analyzed by immunoblotting using ARF6 or myc antibodies. Immunoblots
were scanned, and the GTP-bound ARF6 precipitated with GST-GGA3 was
normalized to total ARF levels in the lysates to compare ARF6-GTP levels in
cells transfected with the indicated constructs.
Haptotactic migration assay were performed using a modified Boyden cham-
ber assay, essentially as described previously (Palacios et al., 2001). The lower
surface of Transwell polycarbonate membranes (6.5 mm diameter, 8-?m pore
size; Corning Life Sciences, Acton, MA) were coated with fibronectin (10
?g/ml in DMEM) overnight at 4°C. The membrane was washed in PBS to
remove excess ligand, and the lower chamber was filled with 600 ?l of
migration medium (DMEM with 1% BSA or 10% FBS). Cells were serum
starved for 16 h, and then 105cells were suspended in 0.1 ml of DMEM
containing 1% BSA were added to the upper chamber and allowed to migrate
to the lower side for 6 h. Nonmigratory cells were removed using a cotton
C.-C. Li et al.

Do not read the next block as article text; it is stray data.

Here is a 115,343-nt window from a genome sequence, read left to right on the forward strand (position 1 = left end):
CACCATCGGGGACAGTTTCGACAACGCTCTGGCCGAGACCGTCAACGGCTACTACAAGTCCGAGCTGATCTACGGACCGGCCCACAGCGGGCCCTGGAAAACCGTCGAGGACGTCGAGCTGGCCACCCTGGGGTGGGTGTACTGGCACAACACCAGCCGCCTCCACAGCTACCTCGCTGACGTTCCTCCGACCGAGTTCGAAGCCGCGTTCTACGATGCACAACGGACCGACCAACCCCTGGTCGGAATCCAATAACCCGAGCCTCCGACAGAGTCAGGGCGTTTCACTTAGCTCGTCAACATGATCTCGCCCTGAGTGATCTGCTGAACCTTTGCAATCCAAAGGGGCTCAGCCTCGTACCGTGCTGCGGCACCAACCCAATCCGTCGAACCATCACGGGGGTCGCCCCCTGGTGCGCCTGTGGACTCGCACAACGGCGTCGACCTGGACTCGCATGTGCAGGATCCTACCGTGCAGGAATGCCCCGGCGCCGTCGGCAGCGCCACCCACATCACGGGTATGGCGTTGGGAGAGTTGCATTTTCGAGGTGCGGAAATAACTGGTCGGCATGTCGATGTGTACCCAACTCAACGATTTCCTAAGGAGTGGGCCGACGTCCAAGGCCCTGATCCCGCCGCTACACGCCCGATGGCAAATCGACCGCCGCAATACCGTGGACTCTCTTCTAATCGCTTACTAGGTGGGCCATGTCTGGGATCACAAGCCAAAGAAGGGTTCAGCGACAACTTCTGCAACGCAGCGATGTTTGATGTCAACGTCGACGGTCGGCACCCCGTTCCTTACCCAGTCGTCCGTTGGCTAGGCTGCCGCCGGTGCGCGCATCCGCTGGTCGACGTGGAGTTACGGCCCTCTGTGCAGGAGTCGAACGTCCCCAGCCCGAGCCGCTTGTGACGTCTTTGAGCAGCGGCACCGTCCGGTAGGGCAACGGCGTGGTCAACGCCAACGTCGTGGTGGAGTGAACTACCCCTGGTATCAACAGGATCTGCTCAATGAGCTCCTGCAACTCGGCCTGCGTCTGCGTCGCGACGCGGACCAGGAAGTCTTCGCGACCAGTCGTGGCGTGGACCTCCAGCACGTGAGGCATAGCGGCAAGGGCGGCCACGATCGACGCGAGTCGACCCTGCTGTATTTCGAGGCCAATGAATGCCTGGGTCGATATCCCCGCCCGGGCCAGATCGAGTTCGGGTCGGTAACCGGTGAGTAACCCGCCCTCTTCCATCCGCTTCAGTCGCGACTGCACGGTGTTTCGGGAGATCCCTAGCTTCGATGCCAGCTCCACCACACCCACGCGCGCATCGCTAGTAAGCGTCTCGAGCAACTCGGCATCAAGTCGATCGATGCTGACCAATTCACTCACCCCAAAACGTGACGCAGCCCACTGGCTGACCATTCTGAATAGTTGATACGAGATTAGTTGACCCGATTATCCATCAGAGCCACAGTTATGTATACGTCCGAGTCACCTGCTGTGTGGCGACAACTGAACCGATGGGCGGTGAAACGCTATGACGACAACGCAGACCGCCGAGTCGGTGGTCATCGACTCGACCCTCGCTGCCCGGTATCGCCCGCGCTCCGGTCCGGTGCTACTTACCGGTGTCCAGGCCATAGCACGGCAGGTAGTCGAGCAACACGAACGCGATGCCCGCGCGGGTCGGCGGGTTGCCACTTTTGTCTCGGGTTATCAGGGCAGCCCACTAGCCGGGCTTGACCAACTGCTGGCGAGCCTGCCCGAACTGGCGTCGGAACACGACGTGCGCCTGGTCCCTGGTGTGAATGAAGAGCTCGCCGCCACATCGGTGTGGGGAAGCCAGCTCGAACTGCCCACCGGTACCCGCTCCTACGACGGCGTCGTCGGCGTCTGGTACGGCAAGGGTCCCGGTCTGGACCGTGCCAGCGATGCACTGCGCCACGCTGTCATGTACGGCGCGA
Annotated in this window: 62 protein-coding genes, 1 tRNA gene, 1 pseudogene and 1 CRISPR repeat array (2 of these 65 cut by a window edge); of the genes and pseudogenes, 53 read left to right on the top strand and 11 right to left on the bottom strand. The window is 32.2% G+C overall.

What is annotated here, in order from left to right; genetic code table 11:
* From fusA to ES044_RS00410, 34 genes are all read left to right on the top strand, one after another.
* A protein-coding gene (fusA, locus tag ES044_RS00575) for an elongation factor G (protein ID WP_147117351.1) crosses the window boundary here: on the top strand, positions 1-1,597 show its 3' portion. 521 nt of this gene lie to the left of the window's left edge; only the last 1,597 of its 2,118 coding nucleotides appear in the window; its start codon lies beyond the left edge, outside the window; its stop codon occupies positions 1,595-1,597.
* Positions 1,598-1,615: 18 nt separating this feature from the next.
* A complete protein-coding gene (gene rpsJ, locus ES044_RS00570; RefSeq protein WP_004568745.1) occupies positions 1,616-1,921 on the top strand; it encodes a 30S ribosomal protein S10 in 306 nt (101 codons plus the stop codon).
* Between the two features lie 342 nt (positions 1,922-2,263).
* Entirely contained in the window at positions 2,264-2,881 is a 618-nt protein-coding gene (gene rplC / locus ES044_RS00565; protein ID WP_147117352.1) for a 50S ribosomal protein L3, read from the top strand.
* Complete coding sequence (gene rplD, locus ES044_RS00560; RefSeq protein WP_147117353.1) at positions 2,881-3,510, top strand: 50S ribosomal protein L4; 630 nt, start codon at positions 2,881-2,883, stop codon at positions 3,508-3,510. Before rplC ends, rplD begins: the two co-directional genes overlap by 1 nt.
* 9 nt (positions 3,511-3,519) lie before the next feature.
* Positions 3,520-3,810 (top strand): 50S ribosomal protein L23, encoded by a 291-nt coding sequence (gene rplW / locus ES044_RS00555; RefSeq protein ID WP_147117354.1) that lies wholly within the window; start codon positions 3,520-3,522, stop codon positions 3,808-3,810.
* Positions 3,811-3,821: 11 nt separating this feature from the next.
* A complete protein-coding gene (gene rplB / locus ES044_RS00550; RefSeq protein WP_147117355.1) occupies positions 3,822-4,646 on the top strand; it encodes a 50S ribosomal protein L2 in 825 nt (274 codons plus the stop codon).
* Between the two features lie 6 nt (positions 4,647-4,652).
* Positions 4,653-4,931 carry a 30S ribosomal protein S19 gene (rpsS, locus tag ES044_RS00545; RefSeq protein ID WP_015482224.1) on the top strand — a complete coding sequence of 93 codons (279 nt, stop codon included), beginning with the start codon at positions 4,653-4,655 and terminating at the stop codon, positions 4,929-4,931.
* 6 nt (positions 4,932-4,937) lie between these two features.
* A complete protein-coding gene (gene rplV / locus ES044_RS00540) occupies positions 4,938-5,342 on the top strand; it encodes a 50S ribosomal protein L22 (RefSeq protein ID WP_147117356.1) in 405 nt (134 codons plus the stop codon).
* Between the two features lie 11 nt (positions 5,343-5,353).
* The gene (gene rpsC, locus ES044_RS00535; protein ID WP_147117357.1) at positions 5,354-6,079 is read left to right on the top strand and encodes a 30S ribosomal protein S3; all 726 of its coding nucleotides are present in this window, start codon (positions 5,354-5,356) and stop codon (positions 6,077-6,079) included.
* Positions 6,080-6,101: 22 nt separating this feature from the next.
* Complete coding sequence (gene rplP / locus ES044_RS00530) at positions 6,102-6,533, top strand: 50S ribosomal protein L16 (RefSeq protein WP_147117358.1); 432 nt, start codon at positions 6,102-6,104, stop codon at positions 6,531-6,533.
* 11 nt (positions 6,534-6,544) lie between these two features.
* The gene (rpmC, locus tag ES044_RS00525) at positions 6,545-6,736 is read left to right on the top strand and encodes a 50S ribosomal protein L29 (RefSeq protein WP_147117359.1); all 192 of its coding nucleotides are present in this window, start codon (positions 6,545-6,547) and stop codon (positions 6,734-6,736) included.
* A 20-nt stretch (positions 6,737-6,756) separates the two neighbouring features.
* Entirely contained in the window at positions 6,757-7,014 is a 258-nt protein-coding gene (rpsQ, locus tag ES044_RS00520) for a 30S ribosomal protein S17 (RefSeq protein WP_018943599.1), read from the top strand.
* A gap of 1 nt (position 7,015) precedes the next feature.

Molecular Biology of the Cell 4422
swab, whereas migratory cells were fixed with 4% formaldehyde, stained with
1% crystal violet and count by phase-contrast microscopy by using a microscope
(Eclipse TS-100; Nikon, Tokyo, Japan) equipped with a digital camera (DS-5M;
Nikon). Migratory cells in five fields per well (Nikon Plan Fluor 10 ? 0.30
objective) were counted for two individual wells per condition.
For wound-healing migration assays, cells were seeded on six-well plates at
a density of 7 ? 105cells/well in culture medium. Thirty hours after seeding,
confluent cells were scratched with a fine pipette tip, washed with PBS, and
time-lapse microscopy was performed using a microscope (Axiovert 200M;
Carl Zeiss) equipped with a temperature and CO2controller. Cell movement
was recorded at 20-min intervals over 18 h with a CCD video camera (CoolSNAP